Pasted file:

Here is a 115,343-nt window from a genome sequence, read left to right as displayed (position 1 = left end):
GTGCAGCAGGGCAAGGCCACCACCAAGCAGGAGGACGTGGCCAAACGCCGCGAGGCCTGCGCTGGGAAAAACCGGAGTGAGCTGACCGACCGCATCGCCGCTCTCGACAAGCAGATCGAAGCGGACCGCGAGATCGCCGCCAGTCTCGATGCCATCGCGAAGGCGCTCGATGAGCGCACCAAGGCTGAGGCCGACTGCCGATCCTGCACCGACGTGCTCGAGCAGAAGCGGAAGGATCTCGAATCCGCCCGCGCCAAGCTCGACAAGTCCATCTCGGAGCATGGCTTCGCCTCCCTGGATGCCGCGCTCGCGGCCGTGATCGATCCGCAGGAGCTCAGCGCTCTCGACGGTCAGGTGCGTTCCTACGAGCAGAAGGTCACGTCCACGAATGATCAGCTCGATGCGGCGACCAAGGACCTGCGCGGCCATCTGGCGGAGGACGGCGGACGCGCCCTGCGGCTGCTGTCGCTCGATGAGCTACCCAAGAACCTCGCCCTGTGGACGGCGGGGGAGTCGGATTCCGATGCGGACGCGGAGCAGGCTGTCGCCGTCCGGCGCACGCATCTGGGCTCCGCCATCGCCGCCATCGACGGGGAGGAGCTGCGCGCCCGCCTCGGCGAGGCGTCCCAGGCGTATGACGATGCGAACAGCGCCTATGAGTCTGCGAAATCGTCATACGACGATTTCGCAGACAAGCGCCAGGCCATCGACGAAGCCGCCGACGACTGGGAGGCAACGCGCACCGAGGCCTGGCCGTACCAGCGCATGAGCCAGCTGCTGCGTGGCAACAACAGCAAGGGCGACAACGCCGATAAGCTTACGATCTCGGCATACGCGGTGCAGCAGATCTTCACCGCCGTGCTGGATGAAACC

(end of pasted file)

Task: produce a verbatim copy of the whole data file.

Here is a 115,343-nt window from a genome sequence, read left to right as displayed (position 1 = left end):
GTGCAGCAGGGCAAGGCCACCACCAAGCAGGAGGACGTGGCCAAACGCCGCGAGGCCTGCGCTGGGAAAAACCGGAGTGAGCTGACCGACCGCATCGCCGCTCTCGACAAGCAGATCGAAGCGGACCGCGAGATCGCCGCCAGTCTCGATGCCATCGCGAAGGCGCTCGATGAGCGCACCAAGGCTGAGGCCGACTGCCGATCCTGCACCGACGTGCTCGAGCAGAAGCGGAAGGATCTCGAATCCGCCCGCGCCAAGCTCGACAAGTCCATCTCGGAGCATGGCTTCGCCTCCCTGGATGCCGCGCTCGCGGCCGTGATCGATCCGCAGGAGCTCAGCGCTCTCGACGGTCAGGTGCGTTCCTACGAGCAGAAGGTCACGTCCACGAATGATCAGCTCGATGCGGCGACCAAGGACCTGCGCGGCCATCTGGCGGAGGACGGCGGACGCGCCCTGCGGCTGCTGTCGCTCGATGAGCTACCCAAGAACCTCGCCCTGTGGACGGCGGGGGAGTCGGATTCCGATGCGGACGCGGAGCAGGCTGTCGCCGTCCGGCGCACGCATCTGGGCTCCGCCATCGCCGCCATCGACGGGGAGGAGCTGCGCGCCCGCCTCGGCGAGGCGTCCCAGGCGTATGACGATGCGAACAGCGCCTATGAGTCTGCGAAATCGTCATACGACGATTTCGCAGACAAGCGCCAGGCCATCGACGAAGCCGCCGACGACTGGGAGGCAACGCGCACCGAGGCCTGGCCGTACCAGCGCATGAGCCAGCTGCTGCGTGGCAACAACAGCAAGGGCGACAACGCCGATAAGCTTACGATCTCGGCATACGCGGTGCAGCAGATCTTCACCGCCGTGCTGGATGAAACC